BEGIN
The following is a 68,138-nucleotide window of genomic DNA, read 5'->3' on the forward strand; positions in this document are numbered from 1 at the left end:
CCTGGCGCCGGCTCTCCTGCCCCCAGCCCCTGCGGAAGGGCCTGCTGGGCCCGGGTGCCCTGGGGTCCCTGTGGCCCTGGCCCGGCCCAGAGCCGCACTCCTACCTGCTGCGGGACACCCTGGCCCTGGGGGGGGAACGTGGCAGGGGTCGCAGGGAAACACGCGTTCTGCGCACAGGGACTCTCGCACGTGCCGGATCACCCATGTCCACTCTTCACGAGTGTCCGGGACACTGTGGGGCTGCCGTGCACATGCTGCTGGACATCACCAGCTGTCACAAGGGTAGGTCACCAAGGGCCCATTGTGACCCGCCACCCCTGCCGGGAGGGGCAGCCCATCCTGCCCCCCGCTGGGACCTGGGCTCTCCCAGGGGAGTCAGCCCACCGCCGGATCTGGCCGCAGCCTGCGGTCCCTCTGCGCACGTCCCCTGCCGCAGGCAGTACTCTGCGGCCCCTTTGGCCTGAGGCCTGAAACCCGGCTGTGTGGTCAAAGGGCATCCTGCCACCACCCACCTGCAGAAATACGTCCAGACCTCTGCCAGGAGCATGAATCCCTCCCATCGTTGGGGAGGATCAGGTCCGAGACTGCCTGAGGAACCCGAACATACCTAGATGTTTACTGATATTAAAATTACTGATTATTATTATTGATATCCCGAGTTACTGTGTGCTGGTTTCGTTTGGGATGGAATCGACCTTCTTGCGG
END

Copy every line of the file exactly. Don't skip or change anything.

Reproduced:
The following is a 68,138-nucleotide window of genomic DNA, read 5'->3' on the forward strand; positions in this document are numbered from 1 at the left end:
CCTGGCGCCGGCTCTCCTGCCCCCAGCCCCTGCGGAAGGGCCTGCTGGGCCCGGGTGCCCTGGGGTCCCTGTGGCCCTGGCCCGGCCCAGAGCCGCACTCCTACCTGCTGCGGGACACCCTGGCCCTGGGGGGGGAACGTGGCAGGGGTCGCAGGGAAACACGCGTTCTGCGCACAGGGACTCTCGCACGTGCCGGATCACCCATGTCCACTCTTCACGAGTGTCCGGGACACTGTGGGGCTGCCGTGCACATGCTGCTGGACATCACCAGCTGTCACAAGGGTAGGTCACCAAGGGCCCATTGTGACCCGCCACCCCTGCCGGGAGGGGCAGCCCATCCTGCCCCCCGCTGGGACCTGGGCTCTCCCAGGGGAGTCAGCCCACCGCCGGATCTGGCCGCAGCCTGCGGTCCCTCTGCGCACGTCCCCTGCCGCAGGCAGTACTCTGCGGCCCCTTTGGCCTGAGGCCTGAAACCCGGCTGTGTGGTCAAAGGGCATCCTGCCACCACCCACCTGCAGAAATACGTCCAGACCTCTGCCAGGAGCATGAATCCCTCCCATCGTTGGGGAGGATCAGGTCCGAGACTGCCTGAGGAACCCGAACATACCTAGATGTTTACTGATATTAAAATTACTGATTATTATTATTGATATCCCGAGTTACTGTGTGCTGGTTTCGTTTGGGATGGAATCGACCTTCTTGCGG